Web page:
Editors' ChoiceGlobal Health

Bang for Development Bucks

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Science Translational Medicine  30 May 2012:
Vol. 4, Issue 136, pp. 136ec94
DOI: 10.1126/scitranslmed.3004351

Calculating the precise amount of health care spending to derive the maximum benefits is tricky—and the implications are paramount. Spend too little, and the death rate among children and economically active adults is unacceptably high. Spend more than the amount necessary to achieve a maximal number of lives saved, and the benefits plateau. Policy-makers have debated the relative costs and benefits of government spending for the treatment of human immunodeficiency virus (HIV) infection, which causes AIDS. Now, Bendavid and colleagues attempt to estimate the impact on adult mortality of the President’s Emergency Plan for AIDS Relief (PEPFAR), which has spent $20.4 billion on HIV treatment and care between 2003 and 2008.

Global health spending aimed at HIV treatment and prevention in countries with high disease is known to be responsible for the observed decrease in HIV mortality. Some critics have argued that the current level of spending on HIV treatment diverts too large a percentage of available resources away from other life-enhancing health care interventions such as malaria therapeutics or childhood vaccines. Others argue that, because the effects of HIV infection are felt throughout the society—such as among uninfected children of infected parents—spending on HIV-related treatments might decrease mortality more broadly, beyond preserving the lives of infected individuals. For example, HIV-related treatment programs could strengthen other health care programs by providing training and infrastructure and by strengthening medical product supply chains.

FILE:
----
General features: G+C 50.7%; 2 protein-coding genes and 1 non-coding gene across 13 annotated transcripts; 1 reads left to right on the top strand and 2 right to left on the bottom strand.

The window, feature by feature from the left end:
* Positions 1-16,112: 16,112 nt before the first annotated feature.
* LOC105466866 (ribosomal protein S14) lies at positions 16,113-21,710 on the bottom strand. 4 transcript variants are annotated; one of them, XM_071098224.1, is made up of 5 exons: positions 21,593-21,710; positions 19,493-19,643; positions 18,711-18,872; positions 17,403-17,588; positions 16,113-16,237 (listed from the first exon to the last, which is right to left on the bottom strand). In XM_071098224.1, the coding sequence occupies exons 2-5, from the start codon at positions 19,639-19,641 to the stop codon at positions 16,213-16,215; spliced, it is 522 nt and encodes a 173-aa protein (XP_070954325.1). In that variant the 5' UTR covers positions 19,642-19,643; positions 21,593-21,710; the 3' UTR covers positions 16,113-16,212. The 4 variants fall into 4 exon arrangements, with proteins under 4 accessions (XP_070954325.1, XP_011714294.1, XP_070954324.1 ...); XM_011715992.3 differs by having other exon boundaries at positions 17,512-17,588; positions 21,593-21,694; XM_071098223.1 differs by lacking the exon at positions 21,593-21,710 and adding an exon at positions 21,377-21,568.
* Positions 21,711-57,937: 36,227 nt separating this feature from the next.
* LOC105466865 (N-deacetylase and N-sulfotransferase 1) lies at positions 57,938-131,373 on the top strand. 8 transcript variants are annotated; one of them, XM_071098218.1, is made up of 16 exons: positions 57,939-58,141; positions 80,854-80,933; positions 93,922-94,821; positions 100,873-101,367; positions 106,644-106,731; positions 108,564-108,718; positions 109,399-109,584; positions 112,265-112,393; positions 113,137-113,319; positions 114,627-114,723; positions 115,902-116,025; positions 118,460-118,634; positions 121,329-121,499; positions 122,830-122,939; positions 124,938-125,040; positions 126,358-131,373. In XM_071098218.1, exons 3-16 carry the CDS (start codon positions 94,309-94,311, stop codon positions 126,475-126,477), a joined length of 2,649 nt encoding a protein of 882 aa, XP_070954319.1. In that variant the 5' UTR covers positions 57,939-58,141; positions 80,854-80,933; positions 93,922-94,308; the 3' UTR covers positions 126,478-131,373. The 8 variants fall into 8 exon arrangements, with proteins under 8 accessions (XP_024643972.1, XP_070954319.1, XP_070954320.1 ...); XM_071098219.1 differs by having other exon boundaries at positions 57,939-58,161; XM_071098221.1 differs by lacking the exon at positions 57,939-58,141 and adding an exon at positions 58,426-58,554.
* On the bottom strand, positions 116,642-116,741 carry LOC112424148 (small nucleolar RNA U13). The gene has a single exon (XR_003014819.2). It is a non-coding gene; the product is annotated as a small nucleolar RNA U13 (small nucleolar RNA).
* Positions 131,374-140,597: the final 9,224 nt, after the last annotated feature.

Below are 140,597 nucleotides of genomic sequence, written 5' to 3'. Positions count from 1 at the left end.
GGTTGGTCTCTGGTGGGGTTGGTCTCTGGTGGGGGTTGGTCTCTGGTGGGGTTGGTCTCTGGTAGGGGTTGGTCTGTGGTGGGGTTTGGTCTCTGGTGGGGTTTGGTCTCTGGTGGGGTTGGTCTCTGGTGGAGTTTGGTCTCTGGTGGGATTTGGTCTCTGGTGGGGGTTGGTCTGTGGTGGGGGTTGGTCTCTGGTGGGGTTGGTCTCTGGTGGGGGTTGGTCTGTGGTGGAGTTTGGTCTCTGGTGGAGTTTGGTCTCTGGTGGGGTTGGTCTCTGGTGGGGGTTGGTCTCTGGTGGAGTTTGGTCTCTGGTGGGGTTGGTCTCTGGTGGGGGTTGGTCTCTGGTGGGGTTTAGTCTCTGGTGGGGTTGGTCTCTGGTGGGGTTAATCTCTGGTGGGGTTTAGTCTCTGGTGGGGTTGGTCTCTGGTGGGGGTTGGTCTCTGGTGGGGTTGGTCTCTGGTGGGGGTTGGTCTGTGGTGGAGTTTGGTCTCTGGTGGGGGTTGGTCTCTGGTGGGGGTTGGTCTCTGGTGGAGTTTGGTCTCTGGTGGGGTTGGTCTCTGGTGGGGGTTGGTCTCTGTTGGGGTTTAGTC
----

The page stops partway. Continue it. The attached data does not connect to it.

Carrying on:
To investigate this question, Bendavid and colleagues estimated PEPFAR’s impact on adult mortality by comparing individual-level mortality data obtained between 1998 and 2008 from PEPFAR-focus (nine) and non–PEPFAR-focus (18) countries. To strengthen their confidence in the observed mortality differences between countries, the authors also performed within-country comparisons for Tanzania and Rwanda of mortality data from regions with greater or lesser PEPFAR activity. Data from more than 1.5 million adults were analyzed, including more than 60,000 deaths.

Bendavid and colleagues found that the implementation of PEPFAR was associated with a significant decrease in mortality from any cause in PEPFAR-focus countries, from 8.3 to 4.1 per 1000 population (a 50% decrease) compared with 8.5 to 6.8 per 1000 population in non–PEPFAR-focus countries (a 20% decrease). A similar trend was seen when comparing communities in Rawanda and Tanzania that have intense PEPFAR focus versus those with a focus level that was below PEPFAR’s median intensity level. Although a causal link cannot be made between PEPFAR funding and lower levels of all-cause mortality, the overall decrease in deaths observed in this study provides evidence of indirect benefits from spending on HIV treatment programs.

E. Bendavid et al., HIV development assistance and adult mortality in Africa. JAMA 307, 2060–2067 (2012). [Full Text]

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